Canada: Just Because You Can, It Doesn’t Mean You Should

Last Updated: May 20 2014
Article by Kate M. Faught

It is a conversation that most wills and estates lawyers have had more times than they wish to count. It happens at cocktail parties, at the hair salon, and family reunions. Strangers, clients and family members want to know – do I really need a lawyer to do my will? It's a valid question. After all, even lawyers can think of more fun ways to spend their hard earned dollars than on legal fees. But as any lawyer in this area will say, just because you can write your own will, doesn't mean that you should.

The recent case of Christensen v. Bootsman, 2014 ABQB 94, is instructive not so much in the substantive elements of law that are discussed, but rather as an example of how easily a relatively straightforward holographic will can become the root of costly litigation.

The testator, Joan Christiansen, had a formal will dated August 31, 1976 ("the formal will"), as well as a holographic will dated June 28, 2010. The testator had named her daughter, Yvonne, as the executor in the formal will, and then named her daughter Sandra as the executor in her holographic will. The testator passed away on October 30, 2010 at 80 years old and a trial ensued regarding the validity of the holographic will, which was propounded by Sandra and contested by the deceased's other three children.

Sandra had been her mother's caregiver for the last 10 years of Joan's life. There was no evidence to refute that she committed a substantial amount of time to addressing Joan's needs, even after Joan moved into assisted living. It was clear that she was financially supported to some extent by her mother, which had never been concealed from the other family members, even before Joan died. Despite the assistance that Sandra provided to her mother, including managing her care and accommodation, transporting her to medical appointments, taking her out for meals and walks and running errands for her, Joan always did her own banking.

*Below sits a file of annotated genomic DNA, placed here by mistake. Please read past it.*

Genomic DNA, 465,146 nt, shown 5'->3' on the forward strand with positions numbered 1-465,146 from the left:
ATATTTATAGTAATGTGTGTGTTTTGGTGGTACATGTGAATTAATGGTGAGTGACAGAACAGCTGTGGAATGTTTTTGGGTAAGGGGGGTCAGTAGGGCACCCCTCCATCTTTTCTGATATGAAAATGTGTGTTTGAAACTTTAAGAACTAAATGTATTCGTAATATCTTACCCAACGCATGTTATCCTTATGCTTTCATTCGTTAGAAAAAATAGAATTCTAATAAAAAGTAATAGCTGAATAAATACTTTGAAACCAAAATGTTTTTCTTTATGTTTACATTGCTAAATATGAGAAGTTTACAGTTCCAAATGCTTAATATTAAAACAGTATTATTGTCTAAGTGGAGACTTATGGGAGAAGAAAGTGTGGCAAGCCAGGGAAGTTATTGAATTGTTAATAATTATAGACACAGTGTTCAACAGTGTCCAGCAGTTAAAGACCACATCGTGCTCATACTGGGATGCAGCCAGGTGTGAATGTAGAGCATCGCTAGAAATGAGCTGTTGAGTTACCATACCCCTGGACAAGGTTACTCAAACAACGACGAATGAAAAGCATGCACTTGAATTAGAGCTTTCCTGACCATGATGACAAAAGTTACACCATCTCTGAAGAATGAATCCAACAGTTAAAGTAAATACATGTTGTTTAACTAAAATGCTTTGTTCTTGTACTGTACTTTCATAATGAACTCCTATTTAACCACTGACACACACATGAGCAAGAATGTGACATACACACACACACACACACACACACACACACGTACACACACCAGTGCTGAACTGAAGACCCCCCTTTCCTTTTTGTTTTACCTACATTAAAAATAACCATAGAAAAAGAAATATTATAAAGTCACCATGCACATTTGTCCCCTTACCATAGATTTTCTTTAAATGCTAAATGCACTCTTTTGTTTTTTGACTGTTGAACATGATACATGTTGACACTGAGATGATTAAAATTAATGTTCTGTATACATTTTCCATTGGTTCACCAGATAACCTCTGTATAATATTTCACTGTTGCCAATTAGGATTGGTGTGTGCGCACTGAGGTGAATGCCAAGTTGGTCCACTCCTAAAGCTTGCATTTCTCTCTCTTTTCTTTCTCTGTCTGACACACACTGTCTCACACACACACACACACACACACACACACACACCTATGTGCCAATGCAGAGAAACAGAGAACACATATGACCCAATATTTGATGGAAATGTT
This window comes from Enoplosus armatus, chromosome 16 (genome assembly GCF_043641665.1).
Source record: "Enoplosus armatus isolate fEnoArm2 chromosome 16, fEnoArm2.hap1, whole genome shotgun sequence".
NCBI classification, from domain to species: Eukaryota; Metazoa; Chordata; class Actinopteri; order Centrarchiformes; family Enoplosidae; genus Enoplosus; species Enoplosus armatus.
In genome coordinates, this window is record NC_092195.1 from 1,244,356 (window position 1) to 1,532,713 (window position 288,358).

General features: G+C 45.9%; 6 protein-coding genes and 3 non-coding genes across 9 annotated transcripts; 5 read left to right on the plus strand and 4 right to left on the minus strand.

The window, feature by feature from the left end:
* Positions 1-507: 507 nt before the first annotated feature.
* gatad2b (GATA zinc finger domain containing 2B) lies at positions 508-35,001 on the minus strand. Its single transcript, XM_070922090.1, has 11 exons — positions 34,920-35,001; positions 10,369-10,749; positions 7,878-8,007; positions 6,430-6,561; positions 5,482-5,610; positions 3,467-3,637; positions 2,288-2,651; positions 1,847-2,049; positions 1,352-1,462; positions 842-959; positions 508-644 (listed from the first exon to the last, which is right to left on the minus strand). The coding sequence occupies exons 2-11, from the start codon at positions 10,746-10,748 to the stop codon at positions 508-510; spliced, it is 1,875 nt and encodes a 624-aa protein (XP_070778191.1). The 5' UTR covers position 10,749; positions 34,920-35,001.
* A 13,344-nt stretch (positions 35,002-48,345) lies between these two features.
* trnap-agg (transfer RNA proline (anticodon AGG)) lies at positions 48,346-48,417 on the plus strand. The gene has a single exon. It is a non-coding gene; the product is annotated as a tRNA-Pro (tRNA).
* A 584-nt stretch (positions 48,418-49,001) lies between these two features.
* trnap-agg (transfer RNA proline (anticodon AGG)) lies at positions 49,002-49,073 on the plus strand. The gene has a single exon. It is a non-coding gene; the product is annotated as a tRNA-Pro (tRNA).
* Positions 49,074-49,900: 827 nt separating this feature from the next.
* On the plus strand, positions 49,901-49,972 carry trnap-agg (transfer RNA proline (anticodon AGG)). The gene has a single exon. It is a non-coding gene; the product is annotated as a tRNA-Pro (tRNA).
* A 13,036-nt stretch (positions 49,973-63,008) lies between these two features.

The opponents of the holographic will alleged that the deceased was subject to undue influence by Sandra. The facts that came out in the trial, however, do not paint an extraordinary picture of incapacity or duress. It appears from Justice Gill's decision that Sandra was a diligent and hardworking caregiver for her mother, rather than a "gold digging" schemer who had coerced her mother into leaving her a larger share than her siblings received.

Indeed, the Court found that none of the opponents of the will could provide any facts to support their allegation that Sandra exerted any undue influence upon Joan, let alone the level of coercion that would be required in order to succeed in denying the validity of the will.

The concerns that gave rise to the children's opposition to the will were entirely circumstantial, and were certainly not sufficient to cause any concern to the trial judge. Some of those concerns included the following:

  • Why did Joan not go to a lawyer's office to make a new will, as she had in 1974?
  • Joan did not speak in the same manner, or use the same type of language as was used in the holographic will
  • The rest of the family (other than Sandra) did not know about the holographic will until after Joan's death